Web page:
An Interview With Harpo Marx: Why He Was Taking Up The Bagpipes – 1943
During World War II Hollywood celebrities that were too old or unfit to be in the armed forces served in other ways. Almost without exception performers tirelessly traveled across the United States and all over the world to entertain the troops.
The Marx Brothers had not made a movie since 1941s The Big Store. After the Japanese surprise attack on Pearl Harbor on December 7, 1941, Harpo Marx threw himself into doing what he could to bring levity to those who served. During the following year Harpo appeared at over 150 military bases.
Of course Harpo could speak, though his screen persona never did. Writer Jean Meegan caught up with Harpo in New York City and this story appeared in newspapers on February 20, 1943.
NEW YORK — A plaintive, shrill wail erupted from a suite on the 35th floor of the Essex House and resounded down the hall—Harpo Marx was giving himself a music lesson—and on a bagpipe.
The practicing period may be a strain on his neighbors but the blonde wigged comedian, who’s been infallible for 25 years with a harp, is planning a gorgeous comical future for the bagpipe.
“Nobody ever kidded a bagpipe before,” says Harpo, who never has anything to say on the stage, “but I’m rigging up a Rube Goldberg contraption for laughs’—for laughs on the U. S. O. camp show circuit.
The floor plan of this new gag involves a bicycle pump, which will feed the bag instead of Harpo blowing out his brains.
“It will be funnier that way,” says the man who knows all about being funny because his family has been making a living at it for years—Groucho, Chico, Zeppo.
For the last year Harpo hasn’t appeared before any but military audiences. He’s been on a swing of the army camps and naval bases—150 of them, playing the same tank towns and whistle stops he played 20 years ago in the family quartet.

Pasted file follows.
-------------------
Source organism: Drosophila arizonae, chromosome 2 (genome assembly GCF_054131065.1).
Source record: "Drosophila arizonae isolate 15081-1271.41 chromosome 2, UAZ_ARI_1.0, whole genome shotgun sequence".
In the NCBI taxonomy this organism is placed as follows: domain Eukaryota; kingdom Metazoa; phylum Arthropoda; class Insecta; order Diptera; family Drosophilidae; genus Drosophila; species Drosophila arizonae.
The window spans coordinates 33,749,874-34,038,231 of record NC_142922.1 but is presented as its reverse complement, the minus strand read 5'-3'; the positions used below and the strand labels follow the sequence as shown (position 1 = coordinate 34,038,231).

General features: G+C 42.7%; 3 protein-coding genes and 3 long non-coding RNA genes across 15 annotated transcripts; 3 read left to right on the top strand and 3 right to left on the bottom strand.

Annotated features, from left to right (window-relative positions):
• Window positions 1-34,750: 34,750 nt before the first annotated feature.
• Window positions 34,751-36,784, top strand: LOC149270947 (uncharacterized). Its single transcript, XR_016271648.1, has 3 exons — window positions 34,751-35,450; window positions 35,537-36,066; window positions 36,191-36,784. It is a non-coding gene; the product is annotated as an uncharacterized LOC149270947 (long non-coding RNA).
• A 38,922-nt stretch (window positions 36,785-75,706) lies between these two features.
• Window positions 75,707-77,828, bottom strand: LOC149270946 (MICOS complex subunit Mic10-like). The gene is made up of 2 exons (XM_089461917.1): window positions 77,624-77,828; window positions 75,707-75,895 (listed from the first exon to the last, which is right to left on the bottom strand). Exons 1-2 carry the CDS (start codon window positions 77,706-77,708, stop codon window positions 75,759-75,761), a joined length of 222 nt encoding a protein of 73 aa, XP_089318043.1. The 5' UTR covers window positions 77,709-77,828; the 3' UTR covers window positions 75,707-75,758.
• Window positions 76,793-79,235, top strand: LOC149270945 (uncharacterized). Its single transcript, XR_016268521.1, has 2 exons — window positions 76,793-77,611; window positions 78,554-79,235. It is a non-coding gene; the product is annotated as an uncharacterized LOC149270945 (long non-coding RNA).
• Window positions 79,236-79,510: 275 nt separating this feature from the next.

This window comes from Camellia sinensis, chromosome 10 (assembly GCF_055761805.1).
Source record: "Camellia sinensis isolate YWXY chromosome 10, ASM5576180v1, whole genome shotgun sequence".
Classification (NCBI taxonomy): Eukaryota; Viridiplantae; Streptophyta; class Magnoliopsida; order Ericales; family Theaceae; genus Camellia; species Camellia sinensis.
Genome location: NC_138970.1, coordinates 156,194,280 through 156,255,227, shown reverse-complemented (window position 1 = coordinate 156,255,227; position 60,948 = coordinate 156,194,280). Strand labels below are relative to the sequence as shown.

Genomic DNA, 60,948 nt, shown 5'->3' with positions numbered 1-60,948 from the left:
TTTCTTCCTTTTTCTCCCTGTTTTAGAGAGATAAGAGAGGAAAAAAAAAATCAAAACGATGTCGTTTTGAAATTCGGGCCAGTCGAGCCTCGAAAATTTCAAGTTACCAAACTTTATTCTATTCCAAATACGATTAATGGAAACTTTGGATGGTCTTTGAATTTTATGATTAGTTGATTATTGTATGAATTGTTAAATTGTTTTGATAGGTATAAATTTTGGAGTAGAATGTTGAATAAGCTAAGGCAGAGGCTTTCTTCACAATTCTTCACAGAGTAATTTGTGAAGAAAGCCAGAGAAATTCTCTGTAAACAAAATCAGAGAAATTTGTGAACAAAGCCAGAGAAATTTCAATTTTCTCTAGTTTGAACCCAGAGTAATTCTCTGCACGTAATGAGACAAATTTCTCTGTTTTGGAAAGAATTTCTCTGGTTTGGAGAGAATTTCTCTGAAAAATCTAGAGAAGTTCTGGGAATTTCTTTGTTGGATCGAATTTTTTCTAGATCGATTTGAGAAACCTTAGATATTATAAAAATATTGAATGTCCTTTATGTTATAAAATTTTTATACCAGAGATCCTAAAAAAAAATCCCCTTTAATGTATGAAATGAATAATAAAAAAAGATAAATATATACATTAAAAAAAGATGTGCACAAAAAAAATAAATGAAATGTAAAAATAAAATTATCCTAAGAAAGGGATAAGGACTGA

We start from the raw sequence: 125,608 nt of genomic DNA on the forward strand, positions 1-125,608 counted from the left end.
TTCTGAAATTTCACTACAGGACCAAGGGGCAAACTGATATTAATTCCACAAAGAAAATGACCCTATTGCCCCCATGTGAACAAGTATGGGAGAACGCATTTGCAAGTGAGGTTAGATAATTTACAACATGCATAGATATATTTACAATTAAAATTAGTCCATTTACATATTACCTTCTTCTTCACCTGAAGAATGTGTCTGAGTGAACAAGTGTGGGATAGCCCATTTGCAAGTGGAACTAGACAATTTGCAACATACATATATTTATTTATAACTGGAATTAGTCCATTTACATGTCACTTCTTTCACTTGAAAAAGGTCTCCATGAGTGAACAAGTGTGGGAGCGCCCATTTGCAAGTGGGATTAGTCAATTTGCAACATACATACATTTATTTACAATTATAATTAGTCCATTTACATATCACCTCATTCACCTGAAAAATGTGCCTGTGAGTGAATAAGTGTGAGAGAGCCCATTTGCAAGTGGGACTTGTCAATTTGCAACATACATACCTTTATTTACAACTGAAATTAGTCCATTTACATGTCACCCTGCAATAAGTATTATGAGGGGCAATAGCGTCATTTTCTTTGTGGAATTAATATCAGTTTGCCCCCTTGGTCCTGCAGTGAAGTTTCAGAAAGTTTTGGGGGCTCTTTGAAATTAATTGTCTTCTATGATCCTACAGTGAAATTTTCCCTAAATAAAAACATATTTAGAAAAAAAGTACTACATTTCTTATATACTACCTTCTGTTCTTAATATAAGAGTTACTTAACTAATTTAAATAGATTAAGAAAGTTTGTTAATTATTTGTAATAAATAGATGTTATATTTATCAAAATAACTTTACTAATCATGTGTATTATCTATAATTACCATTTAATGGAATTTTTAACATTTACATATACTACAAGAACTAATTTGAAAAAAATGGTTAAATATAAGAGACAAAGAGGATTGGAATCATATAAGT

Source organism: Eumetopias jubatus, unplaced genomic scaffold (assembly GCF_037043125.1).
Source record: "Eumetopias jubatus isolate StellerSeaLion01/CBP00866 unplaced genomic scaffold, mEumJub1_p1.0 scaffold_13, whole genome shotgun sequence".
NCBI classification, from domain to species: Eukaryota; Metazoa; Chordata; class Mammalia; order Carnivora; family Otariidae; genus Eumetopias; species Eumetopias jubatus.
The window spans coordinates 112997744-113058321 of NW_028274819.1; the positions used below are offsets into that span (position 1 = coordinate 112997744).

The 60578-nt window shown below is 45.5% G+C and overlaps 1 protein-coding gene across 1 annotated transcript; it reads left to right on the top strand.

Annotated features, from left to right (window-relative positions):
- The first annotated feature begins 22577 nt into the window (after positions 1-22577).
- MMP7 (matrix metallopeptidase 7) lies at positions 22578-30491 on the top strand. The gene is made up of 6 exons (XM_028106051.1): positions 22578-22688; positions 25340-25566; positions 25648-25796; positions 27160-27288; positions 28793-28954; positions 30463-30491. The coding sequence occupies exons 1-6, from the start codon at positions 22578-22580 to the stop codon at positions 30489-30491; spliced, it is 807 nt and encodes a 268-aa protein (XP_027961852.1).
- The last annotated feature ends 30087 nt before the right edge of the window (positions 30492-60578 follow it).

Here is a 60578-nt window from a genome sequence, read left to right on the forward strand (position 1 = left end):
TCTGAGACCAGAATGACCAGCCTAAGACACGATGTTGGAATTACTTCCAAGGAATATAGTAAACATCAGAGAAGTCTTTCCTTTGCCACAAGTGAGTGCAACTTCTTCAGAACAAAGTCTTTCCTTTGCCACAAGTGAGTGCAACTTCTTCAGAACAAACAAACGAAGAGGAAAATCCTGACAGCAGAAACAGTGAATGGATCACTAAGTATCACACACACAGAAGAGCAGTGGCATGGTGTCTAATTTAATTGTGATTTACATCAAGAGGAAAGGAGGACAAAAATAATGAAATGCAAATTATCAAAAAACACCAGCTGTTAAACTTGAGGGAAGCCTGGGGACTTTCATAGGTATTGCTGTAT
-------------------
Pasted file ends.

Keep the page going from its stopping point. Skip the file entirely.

Have things changed much on the road since those days? “No,” says Marx, “you still feel as tho you can run faster than the train is going.”
The heat of the south last summer was his greatest hardship because it snaps the strings of the harp.
But the response of the boys in uniform was as warm as the weather and so Marx was playing two shows a night and a matinee afternoons at the hospital, calling a day coach home, and living on hamburgers and okra, when the show missed meals in the military reservation.
One night he was invited to dinner at the home of the chaplain at a marine base in the deep south. A tropical storm broke just as they sat down to the table; by the second course, rain was splashing into the dining room, and for dessert they had to sit tailor style because the rugs were washing up against each other. Such are the rigors of the road.
Harpo told too about Christmas day back in Hollywood. He had 15 soldiers home for dinner along with his brother Groucho and the Ritz brothers.
The high point of the day was to be a movie at Sam Goldwyn’’s house after dinner. When the party arrived at Goldwyn’’s in high Christmas spirits there was a sudden hush. The soldiers were struck dumb. A girl had walked in. It was Hedy LaMarr. No one can remember what the movie was about.
If Marx felt a long way from home when he was playing the camps, at least he saw familiar faces because “in every bunk there are fan pictures of Miss LaMarr. Lana Turner, Betty Grable, and Dorothy Lamour. The whole army is strung together with four girl’s pictures ”
He slouched back in a chair and picked up the bagpipe. Explaining his plan for the reed instrument he said, “I’m not going to play Scotch music on this, just some bad opera. You know, it’s practically human. You’ve got to spank it to play it.” Whatever its eccentricities, that bagpipe, for which Marx hunted all over Chicago and Boston and finally found in New York, will be a long ways from its source because Harpo’’s next port of call is a long ways from either New York or Scotland.